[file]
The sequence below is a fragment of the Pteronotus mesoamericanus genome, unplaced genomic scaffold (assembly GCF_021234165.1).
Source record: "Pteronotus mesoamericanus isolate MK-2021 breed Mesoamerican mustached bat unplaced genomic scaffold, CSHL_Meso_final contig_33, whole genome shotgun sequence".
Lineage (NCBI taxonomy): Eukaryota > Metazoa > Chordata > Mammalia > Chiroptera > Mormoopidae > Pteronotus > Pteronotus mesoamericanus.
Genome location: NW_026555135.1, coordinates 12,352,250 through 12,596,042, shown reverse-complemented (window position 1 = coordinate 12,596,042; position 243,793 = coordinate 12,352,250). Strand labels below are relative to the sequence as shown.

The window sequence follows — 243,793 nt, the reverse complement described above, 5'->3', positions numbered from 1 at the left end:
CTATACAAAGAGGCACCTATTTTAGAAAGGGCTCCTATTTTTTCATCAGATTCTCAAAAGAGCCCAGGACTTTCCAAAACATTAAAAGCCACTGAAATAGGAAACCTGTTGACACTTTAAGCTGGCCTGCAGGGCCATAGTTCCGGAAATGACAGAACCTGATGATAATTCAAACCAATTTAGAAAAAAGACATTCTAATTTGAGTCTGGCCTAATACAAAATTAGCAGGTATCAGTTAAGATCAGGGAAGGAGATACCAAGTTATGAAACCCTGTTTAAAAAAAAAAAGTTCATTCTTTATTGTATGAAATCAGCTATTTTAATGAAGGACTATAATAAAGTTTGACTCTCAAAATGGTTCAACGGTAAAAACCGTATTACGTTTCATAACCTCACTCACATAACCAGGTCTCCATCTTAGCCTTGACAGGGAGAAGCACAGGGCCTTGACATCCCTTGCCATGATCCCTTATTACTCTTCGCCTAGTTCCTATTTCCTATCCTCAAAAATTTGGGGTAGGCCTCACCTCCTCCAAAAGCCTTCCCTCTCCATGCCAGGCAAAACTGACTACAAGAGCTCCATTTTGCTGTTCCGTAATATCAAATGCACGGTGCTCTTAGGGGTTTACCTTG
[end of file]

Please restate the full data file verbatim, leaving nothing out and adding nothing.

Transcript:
The sequence below is a fragment of the Pteronotus mesoamericanus genome, unplaced genomic scaffold (assembly GCF_021234165.1).
Source record: "Pteronotus mesoamericanus isolate MK-2021 breed Mesoamerican mustached bat unplaced genomic scaffold, CSHL_Meso_final contig_33, whole genome shotgun sequence".
Lineage (NCBI taxonomy): Eukaryota > Metazoa > Chordata > Mammalia > Chiroptera > Mormoopidae > Pteronotus > Pteronotus mesoamericanus.
Genome location: NW_026555135.1, coordinates 12,352,250 through 12,596,042, shown reverse-complemented (window position 1 = coordinate 12,596,042; position 243,793 = coordinate 12,352,250). Strand labels below are relative to the sequence as shown.

The window sequence follows — 243,793 nt, the reverse complement described above, 5'->3', positions numbered from 1 at the left end:
CTATACAAAGAGGCACCTATTTTAGAAAGGGCTCCTATTTTTTCATCAGATTCTCAAAAGAGCCCAGGACTTTCCAAAACATTAAAAGCCACTGAAATAGGAAACCTGTTGACACTTTAAGCTGGCCTGCAGGGCCATAGTTCCGGAAATGACAGAACCTGATGATAATTCAAACCAATTTAGAAAAAAGACATTCTAATTTGAGTCTGGCCTAATACAAAATTAGCAGGTATCAGTTAAGATCAGGGAAGGAGATACCAAGTTATGAAACCCTGTTTAAAAAAAAAAAGTTCATTCTTTATTGTATGAAATCAGCTATTTTAATGAAGGACTATAATAAAGTTTGACTCTCAAAATGGTTCAACGGTAAAAACCGTATTACGTTTCATAACCTCACTCACATAACCAGGTCTCCATCTTAGCCTTGACAGGGAGAAGCACAGGGCCTTGACATCCCTTGCCATGATCCCTTATTACTCTTCGCCTAGTTCCTATTTCCTATCCTCAAAAATTTGGGGTAGGCCTCACCTCCTCCAAAAGCCTTCCCTCTCCATGCCAGGCAAAACTGACTACAAGAGCTCCATTTTGCTGTTCCGTAATATCAAATGCACGGTGCTCTTAGGGGTTTACCTTG